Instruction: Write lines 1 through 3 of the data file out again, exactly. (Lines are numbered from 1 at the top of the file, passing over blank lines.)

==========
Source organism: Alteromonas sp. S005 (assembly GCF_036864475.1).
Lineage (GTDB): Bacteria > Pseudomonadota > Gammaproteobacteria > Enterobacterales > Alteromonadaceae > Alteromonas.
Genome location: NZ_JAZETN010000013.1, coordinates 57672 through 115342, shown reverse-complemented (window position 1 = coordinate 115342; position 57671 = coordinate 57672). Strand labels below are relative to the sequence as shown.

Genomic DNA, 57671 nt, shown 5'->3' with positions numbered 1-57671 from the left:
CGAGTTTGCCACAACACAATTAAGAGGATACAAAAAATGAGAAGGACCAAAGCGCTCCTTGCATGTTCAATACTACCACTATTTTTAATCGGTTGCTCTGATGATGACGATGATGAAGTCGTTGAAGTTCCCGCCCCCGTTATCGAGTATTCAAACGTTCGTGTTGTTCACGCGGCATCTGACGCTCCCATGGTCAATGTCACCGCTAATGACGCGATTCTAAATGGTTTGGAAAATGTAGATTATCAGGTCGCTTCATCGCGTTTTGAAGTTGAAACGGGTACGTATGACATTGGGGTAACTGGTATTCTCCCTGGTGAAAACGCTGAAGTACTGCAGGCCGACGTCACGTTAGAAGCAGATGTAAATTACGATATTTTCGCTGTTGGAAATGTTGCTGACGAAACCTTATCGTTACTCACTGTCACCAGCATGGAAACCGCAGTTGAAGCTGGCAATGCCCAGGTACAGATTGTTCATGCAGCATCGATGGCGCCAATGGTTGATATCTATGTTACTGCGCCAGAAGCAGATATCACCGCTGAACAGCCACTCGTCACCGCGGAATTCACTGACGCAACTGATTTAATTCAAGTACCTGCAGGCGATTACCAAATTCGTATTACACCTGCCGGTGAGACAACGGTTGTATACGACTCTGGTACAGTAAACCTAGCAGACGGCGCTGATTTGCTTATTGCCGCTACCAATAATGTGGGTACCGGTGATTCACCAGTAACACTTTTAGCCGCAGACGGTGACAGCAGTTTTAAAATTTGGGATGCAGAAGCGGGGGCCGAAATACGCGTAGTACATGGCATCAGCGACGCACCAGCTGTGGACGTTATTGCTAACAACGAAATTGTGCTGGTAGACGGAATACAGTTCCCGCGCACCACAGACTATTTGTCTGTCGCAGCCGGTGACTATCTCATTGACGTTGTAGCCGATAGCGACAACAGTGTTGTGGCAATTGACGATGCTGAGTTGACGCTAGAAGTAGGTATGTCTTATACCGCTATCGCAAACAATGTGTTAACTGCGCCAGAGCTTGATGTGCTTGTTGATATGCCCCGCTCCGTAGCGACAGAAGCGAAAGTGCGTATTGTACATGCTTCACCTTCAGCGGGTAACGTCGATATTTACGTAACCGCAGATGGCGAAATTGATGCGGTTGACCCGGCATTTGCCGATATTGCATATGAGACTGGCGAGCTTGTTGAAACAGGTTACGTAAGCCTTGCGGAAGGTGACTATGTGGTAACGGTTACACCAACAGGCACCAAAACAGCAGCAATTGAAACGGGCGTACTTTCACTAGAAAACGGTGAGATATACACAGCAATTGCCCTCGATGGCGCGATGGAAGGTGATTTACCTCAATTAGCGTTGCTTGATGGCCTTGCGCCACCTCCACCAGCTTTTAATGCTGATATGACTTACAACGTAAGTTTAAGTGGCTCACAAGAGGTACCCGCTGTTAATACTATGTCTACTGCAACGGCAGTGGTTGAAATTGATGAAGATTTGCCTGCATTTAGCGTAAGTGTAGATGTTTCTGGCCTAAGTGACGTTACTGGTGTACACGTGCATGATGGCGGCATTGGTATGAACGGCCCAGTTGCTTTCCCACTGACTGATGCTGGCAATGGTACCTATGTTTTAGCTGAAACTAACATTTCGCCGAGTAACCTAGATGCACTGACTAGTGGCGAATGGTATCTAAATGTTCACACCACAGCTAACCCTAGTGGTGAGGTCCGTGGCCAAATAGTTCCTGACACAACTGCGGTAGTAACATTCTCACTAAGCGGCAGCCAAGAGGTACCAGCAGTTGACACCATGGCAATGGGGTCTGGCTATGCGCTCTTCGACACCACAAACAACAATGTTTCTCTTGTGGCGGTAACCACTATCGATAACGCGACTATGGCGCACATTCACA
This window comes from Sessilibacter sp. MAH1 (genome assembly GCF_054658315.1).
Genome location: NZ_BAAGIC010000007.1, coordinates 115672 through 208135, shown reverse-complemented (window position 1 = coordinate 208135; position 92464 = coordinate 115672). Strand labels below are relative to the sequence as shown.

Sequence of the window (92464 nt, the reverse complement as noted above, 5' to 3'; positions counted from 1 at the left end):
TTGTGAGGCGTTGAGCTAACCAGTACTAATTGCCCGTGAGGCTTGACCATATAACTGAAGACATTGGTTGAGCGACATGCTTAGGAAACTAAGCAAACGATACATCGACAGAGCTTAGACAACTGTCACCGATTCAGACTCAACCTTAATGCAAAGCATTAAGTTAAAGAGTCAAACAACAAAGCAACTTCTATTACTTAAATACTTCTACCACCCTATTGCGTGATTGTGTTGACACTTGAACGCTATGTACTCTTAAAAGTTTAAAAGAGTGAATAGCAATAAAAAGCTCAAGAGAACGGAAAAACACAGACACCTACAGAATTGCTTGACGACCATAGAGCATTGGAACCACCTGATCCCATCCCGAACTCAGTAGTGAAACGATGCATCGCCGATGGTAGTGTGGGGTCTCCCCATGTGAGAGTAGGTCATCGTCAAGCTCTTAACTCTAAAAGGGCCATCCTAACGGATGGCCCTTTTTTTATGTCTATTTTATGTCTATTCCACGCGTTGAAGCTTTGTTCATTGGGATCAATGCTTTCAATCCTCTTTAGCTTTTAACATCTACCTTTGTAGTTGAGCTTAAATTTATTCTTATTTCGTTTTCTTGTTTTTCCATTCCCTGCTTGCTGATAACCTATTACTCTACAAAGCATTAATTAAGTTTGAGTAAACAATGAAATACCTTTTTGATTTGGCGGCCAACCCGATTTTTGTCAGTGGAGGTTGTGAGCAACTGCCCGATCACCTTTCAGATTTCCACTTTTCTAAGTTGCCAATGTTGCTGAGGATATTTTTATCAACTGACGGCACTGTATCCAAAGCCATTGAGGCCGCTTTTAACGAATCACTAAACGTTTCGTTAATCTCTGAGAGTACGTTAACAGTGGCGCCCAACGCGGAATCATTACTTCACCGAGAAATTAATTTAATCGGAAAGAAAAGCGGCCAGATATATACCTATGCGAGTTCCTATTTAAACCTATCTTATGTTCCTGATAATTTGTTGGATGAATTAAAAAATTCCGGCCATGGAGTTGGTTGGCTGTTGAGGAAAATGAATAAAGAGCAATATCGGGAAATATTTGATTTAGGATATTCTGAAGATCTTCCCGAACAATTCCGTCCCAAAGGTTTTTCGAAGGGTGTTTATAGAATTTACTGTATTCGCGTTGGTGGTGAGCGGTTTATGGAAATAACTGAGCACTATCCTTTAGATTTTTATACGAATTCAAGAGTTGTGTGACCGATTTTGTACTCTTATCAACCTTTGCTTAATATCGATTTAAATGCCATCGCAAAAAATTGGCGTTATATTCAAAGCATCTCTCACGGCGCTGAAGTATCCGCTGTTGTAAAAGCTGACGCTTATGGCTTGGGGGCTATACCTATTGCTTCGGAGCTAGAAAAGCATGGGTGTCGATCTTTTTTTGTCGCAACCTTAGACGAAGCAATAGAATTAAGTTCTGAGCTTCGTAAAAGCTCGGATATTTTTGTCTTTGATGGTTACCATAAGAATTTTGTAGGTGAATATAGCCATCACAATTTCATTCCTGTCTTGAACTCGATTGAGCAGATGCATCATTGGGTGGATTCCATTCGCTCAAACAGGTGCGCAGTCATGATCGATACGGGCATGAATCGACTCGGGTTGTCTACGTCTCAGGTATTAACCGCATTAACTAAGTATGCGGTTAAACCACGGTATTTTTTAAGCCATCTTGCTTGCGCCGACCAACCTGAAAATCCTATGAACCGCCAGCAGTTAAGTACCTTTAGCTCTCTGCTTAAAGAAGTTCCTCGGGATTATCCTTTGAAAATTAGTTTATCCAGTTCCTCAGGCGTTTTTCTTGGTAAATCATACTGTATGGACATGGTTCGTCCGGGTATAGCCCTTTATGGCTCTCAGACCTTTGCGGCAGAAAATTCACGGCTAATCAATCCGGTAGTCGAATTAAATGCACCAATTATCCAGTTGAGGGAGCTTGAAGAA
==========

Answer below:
Source organism: Alteromonas sp. S005 (assembly GCF_036864475.1).
Lineage (GTDB): Bacteria > Pseudomonadota > Gammaproteobacteria > Enterobacterales > Alteromonadaceae > Alteromonas.
Genome location: NZ_JAZETN010000013.1, coordinates 57672 through 115342, shown reverse-complemented (window position 1 = coordinate 115342; position 57671 = coordinate 57672). Strand labels below are relative to the sequence as shown.